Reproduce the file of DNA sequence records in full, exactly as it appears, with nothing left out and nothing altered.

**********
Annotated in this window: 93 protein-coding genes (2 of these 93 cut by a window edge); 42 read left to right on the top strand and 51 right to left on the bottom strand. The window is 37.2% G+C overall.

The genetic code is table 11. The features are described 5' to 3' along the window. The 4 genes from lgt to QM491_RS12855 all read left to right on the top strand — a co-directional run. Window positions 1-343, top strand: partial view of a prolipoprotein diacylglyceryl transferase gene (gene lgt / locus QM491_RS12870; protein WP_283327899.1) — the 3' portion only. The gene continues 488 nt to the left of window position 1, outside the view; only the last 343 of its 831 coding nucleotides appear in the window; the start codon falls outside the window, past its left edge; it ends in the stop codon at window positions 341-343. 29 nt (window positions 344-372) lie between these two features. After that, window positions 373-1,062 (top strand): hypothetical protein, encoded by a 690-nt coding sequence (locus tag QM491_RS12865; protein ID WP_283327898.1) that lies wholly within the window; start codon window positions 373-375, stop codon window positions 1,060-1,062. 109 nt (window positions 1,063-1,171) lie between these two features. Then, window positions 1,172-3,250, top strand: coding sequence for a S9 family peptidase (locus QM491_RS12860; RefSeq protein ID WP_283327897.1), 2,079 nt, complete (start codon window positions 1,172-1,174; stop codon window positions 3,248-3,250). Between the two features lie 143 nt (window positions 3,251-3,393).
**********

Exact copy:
Annotated in this window: 93 protein-coding genes (2 of these 93 cut by a window edge); 42 read left to right on the top strand and 51 right to left on the bottom strand. The window is 37.2% G+C overall.

The genetic code is table 11. The features are described 5' to 3' along the window. The 4 genes from lgt to QM491_RS12855 all read left to right on the top strand — a co-directional run. Window positions 1-343, top strand: partial view of a prolipoprotein diacylglyceryl transferase gene (gene lgt / locus QM491_RS12870; protein WP_283327899.1) — the 3' portion only. The gene continues 488 nt to the left of window position 1, outside the view; only the last 343 of its 831 coding nucleotides appear in the window; the start codon falls outside the window, past its left edge; it ends in the stop codon at window positions 341-343. 29 nt (window positions 344-372) lie between these two features. After that, window positions 373-1,062 (top strand): hypothetical protein, encoded by a 690-nt coding sequence (locus tag QM491_RS12865; protein ID WP_283327898.1) that lies wholly within the window; start codon window positions 373-375, stop codon window positions 1,060-1,062. 109 nt (window positions 1,063-1,171) lie between these two features. Then, window positions 1,172-3,250, top strand: coding sequence for a S9 family peptidase (locus QM491_RS12860; RefSeq protein ID WP_283327897.1), 2,079 nt, complete (start codon window positions 1,172-1,174; stop codon window positions 3,248-3,250). Between the two features lie 143 nt (window positions 3,251-3,393).